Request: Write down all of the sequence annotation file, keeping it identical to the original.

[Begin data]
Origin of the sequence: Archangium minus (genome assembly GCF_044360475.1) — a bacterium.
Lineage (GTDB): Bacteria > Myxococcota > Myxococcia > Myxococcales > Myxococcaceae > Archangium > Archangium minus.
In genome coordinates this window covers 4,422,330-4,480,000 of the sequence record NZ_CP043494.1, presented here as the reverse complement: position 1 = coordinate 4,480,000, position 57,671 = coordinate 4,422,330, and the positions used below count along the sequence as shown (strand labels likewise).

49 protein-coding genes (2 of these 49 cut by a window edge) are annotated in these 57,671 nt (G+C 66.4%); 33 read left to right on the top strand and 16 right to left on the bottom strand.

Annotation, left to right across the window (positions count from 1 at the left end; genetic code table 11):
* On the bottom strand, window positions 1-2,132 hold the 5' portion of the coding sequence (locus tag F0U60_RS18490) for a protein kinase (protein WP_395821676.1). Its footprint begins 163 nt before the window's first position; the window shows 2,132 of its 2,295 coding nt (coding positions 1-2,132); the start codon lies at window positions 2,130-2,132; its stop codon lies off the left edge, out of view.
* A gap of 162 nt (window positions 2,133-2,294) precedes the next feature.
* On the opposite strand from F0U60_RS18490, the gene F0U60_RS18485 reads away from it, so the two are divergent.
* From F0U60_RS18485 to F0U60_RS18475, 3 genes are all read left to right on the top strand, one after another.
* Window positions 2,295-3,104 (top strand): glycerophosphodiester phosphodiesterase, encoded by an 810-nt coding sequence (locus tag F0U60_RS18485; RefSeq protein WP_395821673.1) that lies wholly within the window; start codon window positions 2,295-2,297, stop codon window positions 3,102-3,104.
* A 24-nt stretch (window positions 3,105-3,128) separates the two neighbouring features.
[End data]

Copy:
Origin of the sequence: Archangium minus (genome assembly GCF_044360475.1) — a bacterium.
Lineage (GTDB): Bacteria > Myxococcota > Myxococcia > Myxococcales > Myxococcaceae > Archangium > Archangium minus.
In genome coordinates this window covers 4,422,330-4,480,000 of the sequence record NZ_CP043494.1, presented here as the reverse complement: position 1 = coordinate 4,480,000, position 57,671 = coordinate 4,422,330, and the positions used below count along the sequence as shown (strand labels likewise).

49 protein-coding genes (2 of these 49 cut by a window edge) are annotated in these 57,671 nt (G+C 66.4%); 33 read left to right on the top strand and 16 right to left on the bottom strand.

Annotation, left to right across the window (positions count from 1 at the left end; genetic code table 11):
* On the bottom strand, window positions 1-2,132 hold the 5' portion of the coding sequence (locus tag F0U60_RS18490) for a protein kinase (protein WP_395821676.1). Its footprint begins 163 nt before the window's first position; the window shows 2,132 of its 2,295 coding nt (coding positions 1-2,132); the start codon lies at window positions 2,130-2,132; its stop codon lies off the left edge, out of view.
* A gap of 162 nt (window positions 2,133-2,294) precedes the next feature.
* On the opposite strand from F0U60_RS18490, the gene F0U60_RS18485 reads away from it, so the two are divergent.
* From F0U60_RS18485 to F0U60_RS18475, 3 genes are all read left to right on the top strand, one after another.
* Window positions 2,295-3,104 (top strand): glycerophosphodiester phosphodiesterase, encoded by an 810-nt coding sequence (locus tag F0U60_RS18485; RefSeq protein WP_395821673.1) that lies wholly within the window; start codon window positions 2,295-2,297, stop codon window positions 3,102-3,104.
* A 24-nt stretch (window positions 3,105-3,128) separates the two neighbouring features.